United States Military Records

To date, more than 43 million individuals have served in the US Military in wartime, more then 650,000 lives have been lost and over 1.4 million have been wounded.

A huge repository of historical information for the family historian, US military records can provide invaluable details and even descriptions of your ancestors. But how do you know if they served and if so, where and when might that have been?

uniontroopsYou may know that one of your ancestors has served their country through conversations with living family members or old photos that have come into your possession. Medals may still be held by someone in your extended family and of course war memorials inscriptions and obituaries reveal names.

To start your research, gather as much information as you can about the individual who you know, or suspect, has served in the military. This is the basis of all family history research. Find birth details. This may be from a living family member, or if they don’t know or can’t remember, perhaps they’ll know the year that the individual died and their approximate age. This will enable you to search back for the birth. Names and details of extended family are always useful and for this you may have to search the US Federal Census.

The US Census is one of the most useful areas of research for the family historian.
The 1890 US Census has a schedule of widows and veterans of the Civil War and the 1910 US Census recorded whether individuals were Union or Confederate survivors. The 1930 US Census has recorded whether any individuals were veterans of any conflict. Also check individual state censuses, if they exist.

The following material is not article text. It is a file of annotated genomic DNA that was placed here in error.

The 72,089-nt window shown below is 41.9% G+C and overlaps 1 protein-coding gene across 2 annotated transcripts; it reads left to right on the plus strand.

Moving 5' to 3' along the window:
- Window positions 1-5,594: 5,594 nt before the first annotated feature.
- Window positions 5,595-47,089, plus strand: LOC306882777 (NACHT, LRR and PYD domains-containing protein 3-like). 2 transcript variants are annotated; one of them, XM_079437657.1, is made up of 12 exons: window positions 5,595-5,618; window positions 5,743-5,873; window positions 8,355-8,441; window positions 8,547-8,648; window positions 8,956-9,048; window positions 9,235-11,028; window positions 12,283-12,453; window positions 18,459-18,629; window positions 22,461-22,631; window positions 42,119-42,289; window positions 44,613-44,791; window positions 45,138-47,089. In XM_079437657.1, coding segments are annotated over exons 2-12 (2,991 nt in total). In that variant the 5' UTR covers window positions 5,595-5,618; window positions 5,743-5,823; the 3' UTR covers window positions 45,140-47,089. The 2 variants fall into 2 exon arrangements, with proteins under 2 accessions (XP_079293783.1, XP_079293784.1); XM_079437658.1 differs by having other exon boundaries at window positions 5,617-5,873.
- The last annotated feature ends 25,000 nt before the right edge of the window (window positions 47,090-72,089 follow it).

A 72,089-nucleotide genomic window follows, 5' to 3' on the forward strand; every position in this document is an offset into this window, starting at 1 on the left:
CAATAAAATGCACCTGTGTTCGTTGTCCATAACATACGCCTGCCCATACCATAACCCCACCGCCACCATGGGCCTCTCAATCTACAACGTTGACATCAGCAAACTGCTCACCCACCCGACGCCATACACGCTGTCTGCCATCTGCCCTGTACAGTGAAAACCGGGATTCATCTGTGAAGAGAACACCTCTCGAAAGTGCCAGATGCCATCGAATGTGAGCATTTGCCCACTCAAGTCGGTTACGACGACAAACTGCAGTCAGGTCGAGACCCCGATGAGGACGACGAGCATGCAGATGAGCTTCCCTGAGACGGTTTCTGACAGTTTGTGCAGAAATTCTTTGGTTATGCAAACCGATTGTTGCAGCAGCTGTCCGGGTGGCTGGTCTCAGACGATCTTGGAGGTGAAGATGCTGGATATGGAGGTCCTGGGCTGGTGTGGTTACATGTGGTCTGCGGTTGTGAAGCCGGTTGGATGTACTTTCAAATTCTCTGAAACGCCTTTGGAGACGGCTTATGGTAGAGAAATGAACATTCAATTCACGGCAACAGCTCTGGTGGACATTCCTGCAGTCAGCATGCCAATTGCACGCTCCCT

Knowing where your ancestor lived at the time of enlistment or draft will help you when searching military records.

Look for males in your family tree who may have been at the right age to serve in a particular conflict. For example, to have served in the Great War, they would have had to have been born around 1882 – 1900. To have served in the Civil War, they would have had to have been born around 1845 (making them 16 years old when the war started in 1861) and 35 year olds may have been born around 1826. (Be aware that eligibility for conscription for the Union and the Confederates differed slightly, and many volunteers lied about their age anyway).

Military histories of brigades and regiments, may have information about your ancestor and Ancestry.com has hundreds of US military histories available to search. It also has a Card Catalogue which enables you to search through a large number of military record collections. Using filters, you will be able to narrow your search to specifics. There are also Ancestry.com’s Military Records pages which provide more focussed military search options.

When searching, you will start by searching indexes and those indexes will give you the information needed to order copies of actual records to view. Many of the records are held by The National Archives and Records Administration (NARA).

Union Troops Photo Courtesy of U.S. Army. American Infantry at Chaudat: PD-USGOV-MILITARY-ARMY.